Spending confidence among Boomers surpassed Millennials in April, defying a longstanding pattern of behavior in which younger people are always more optimistic than older people.
A clear benefit to store-based retailers—which had previously benefited from Boomers’ spending—remains elusive. Although topline retail sales have firmed, most store channels remain weak while sales gains skew online (see more here).
Besides being held back by slumping confidence among Millennials, spending gains also are being moderated by the steadier trend in confidence among Generation X—which these days is the core driver of consumer spending.
These are among the takeaways from data through April from the Spending Confidence Index™, which is the proprietary index of consumer sentiment created by MacroSavvy™ based on data from Prosper Insights and Analytics™.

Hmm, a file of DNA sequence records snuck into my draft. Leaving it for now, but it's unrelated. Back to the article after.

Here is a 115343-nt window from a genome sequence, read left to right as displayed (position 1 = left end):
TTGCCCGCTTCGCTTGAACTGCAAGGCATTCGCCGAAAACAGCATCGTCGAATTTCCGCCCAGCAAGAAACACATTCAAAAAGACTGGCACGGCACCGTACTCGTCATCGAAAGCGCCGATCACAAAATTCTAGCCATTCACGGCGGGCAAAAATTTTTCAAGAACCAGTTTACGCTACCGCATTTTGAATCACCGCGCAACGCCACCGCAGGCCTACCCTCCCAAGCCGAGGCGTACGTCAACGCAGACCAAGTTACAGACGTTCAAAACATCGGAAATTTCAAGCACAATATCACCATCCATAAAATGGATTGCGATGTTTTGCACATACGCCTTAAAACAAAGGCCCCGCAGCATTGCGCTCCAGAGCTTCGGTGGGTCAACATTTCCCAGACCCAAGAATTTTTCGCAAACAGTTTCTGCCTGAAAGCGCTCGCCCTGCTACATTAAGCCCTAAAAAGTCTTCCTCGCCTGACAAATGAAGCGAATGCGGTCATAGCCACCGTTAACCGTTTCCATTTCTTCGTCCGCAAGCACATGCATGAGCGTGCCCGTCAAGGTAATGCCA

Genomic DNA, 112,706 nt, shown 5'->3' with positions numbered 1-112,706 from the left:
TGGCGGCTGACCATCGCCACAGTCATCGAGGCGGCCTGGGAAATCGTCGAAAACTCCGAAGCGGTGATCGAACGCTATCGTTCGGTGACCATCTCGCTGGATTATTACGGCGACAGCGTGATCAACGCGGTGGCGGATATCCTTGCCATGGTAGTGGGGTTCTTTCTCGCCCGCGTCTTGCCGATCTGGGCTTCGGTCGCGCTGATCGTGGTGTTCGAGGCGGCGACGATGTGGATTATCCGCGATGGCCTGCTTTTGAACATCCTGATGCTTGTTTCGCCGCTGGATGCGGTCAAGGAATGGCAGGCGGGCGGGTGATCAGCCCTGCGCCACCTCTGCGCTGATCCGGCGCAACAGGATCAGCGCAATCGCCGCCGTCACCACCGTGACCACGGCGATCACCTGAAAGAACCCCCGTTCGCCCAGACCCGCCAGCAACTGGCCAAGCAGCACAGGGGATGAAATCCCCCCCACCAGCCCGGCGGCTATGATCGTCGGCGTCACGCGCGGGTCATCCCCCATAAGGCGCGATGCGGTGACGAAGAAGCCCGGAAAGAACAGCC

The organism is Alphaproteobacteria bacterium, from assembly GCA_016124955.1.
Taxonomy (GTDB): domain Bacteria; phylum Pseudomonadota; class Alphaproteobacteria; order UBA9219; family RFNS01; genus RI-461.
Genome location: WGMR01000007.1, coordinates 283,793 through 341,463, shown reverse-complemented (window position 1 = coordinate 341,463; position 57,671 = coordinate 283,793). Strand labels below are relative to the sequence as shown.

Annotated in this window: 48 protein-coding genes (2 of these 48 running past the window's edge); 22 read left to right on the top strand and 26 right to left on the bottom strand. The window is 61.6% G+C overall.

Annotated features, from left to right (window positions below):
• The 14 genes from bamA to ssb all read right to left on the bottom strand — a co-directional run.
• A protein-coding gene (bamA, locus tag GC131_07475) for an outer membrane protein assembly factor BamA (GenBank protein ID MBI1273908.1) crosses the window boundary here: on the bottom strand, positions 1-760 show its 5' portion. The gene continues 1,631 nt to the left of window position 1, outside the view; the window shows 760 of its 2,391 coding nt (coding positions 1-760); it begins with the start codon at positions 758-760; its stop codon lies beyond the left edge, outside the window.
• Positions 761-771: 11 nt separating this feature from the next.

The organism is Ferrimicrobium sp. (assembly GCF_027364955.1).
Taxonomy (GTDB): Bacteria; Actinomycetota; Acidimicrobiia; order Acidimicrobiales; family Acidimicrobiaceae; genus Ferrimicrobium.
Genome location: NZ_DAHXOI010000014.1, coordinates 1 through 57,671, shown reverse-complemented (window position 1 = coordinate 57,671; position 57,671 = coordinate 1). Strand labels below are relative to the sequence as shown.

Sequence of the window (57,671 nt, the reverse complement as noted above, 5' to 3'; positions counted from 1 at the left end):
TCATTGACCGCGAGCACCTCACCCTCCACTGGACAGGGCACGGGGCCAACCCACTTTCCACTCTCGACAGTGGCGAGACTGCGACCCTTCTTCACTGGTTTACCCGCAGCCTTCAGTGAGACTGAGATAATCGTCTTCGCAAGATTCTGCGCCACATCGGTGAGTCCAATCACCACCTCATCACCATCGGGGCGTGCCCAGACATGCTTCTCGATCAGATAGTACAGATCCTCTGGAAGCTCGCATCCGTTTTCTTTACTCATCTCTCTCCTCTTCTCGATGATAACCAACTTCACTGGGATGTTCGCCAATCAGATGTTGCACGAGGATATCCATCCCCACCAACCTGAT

In terms of other insights from the Index by generation and category:
- Millennials. Confidence continues to decline most dramatically among college-educated Millennials across all categories. Among working-class Millennials, spending confidence is holding up better—especially in homegoods, clothing, health and beauty, and leisure goods.
- Gen X. Confidence continues to hold up among Gen X, but is somewhat mixed by category and income segment. Confidence to eat out jumped in April, which may not bode well for food and grocery. Homegoods spending confidence picked up in April after lagging in prior months.
- Boomers. While gains in confidence are widespread, they were most pronounced in April in clothing and homegoods categories—and skewed slightly toward working class Boomers. Spending confidence to eat out also was strong in April, which likely contributed to weakness in food and grocery.
- By Category. Most notable may be the net gains in confidence to eat out. This may be adding to the recent drags on food and grocery spending—including the impact of a renewed pickup in fuel and food price inflation (see recent post here). Homegoods also are benefiting from stronger spending confidence, especially at the lower end of the market.
For more background about the Spending Confidence Index™ and its components, the white paper at this link explains why the new index is an improvement over existing measures of confidence.
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